Posted on: 10 June 2021
Water damage in the crawl space of your home can be serious since you may not notice the problem right away. This gives the damage time to spread and get worse. You may rarely go in your crawl space, and when you need to do so, you might be shocked to find mold, rotting wood, and standing water. Here's a look at what might be involved with water damage restoration in your crawl space.
Identify And Fix The Reason Behind The Problem
The first step is to figure out why water is in the crawl space. It might be dripping from a plumbing pipe or the water could be rolling in due to a drainage problem. You might need help from a plumber or a drainage contractor to keep water from flowing in the crawl space. Stopping the water is important so the water damage restoration company can dry out the space and restore the damage.
Address Mold Growth
If your home smells musty and you don't know why, a water-damaged crawl space might be the reason. One of the big jobs a water damage restoration company does is cleaning up mold. They may have to physically remove mold in the crawl space and on the floor or behind the walls in your home above since mold spreads. Mold that can't be removed may need to be sealed and covered.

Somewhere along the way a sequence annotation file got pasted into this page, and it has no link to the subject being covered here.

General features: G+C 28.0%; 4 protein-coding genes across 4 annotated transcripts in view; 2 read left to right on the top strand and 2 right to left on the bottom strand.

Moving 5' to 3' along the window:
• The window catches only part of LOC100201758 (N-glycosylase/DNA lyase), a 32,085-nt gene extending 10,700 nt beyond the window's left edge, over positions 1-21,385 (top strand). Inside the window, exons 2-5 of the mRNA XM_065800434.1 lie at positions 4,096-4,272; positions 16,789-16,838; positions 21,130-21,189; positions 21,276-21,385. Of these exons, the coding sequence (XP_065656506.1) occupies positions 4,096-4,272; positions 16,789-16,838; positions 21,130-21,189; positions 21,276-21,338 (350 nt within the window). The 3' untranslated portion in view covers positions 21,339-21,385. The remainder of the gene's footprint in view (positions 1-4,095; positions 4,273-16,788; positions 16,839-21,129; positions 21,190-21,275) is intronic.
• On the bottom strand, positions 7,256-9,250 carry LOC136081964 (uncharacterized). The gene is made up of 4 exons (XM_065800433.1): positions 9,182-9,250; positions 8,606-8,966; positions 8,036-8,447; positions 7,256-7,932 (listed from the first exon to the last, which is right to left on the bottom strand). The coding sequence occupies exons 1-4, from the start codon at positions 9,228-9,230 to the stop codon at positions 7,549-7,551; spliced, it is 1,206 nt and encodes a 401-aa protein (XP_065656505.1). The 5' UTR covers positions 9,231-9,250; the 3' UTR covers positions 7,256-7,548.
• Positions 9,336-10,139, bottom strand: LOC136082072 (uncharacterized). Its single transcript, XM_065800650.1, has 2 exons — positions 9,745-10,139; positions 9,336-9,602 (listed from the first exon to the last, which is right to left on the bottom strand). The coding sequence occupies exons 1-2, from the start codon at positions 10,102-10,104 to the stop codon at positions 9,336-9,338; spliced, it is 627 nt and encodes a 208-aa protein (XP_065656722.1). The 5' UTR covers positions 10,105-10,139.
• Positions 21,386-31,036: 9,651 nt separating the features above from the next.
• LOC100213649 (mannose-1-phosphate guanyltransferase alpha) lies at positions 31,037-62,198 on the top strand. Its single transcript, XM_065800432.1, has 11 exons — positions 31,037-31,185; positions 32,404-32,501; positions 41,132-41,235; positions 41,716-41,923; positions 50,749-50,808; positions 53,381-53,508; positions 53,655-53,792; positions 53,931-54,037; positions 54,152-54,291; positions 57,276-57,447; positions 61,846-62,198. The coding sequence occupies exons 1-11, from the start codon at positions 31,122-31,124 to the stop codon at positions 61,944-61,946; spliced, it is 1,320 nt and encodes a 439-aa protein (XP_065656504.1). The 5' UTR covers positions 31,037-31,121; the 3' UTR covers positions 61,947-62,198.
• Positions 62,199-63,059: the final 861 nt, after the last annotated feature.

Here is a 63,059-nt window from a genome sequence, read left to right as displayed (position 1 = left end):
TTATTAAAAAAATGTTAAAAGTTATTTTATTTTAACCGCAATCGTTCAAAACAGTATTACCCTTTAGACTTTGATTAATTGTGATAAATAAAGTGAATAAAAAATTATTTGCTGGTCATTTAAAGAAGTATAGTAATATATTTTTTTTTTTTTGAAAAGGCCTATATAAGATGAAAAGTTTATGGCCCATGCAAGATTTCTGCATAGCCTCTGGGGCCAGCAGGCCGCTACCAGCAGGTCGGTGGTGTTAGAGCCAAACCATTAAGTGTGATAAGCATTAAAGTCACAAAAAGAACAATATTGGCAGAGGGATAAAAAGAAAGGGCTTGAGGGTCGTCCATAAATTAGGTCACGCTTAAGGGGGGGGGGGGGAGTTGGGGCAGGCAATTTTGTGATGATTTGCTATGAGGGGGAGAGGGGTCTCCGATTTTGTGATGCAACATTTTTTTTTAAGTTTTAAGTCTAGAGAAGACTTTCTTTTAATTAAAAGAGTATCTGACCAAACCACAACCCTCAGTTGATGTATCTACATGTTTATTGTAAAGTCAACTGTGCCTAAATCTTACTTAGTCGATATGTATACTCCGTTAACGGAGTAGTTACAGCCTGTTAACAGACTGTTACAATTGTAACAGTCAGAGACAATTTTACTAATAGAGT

Replace Rotted Wood
The top of the crawl space makes up the bottom of your floor above. If the wood ceiling of the crawl space is rotted, your floor may sag. Even if your floor looks okay, if the bottom is rotting, it needs to be replaced. In addition, the water restoration company may need to replace other wood building parts in the crawl space that have started to rot due to excess moisture.
Dry Out The Crawl Space
Once water has stopped flowing in, the area has to be dried out. This may involve temporarily increasing ventilation or setting up a dehumidifier to pull moisture out of the air and building materials. However, moisture vapor will continue to fill the space if your crawl space has a dirt floor.
Your water damage restoration professional may recommend that you encapsulate your crawl space. This involves putting a vapor barrier over the floor and walls so moisture and vapor can't get in the crawl space any longer. It may also be necessary to condition the space or to run a dehumidifier all of the time so the encapsulated area stays dry for the long term.
Drying out the crawl space has many benefits. It reduces the risk of mold, eliminates foul odors, and stops damp wood from attracting insects. Most of all, it protects your home from dangerous structural damage.Share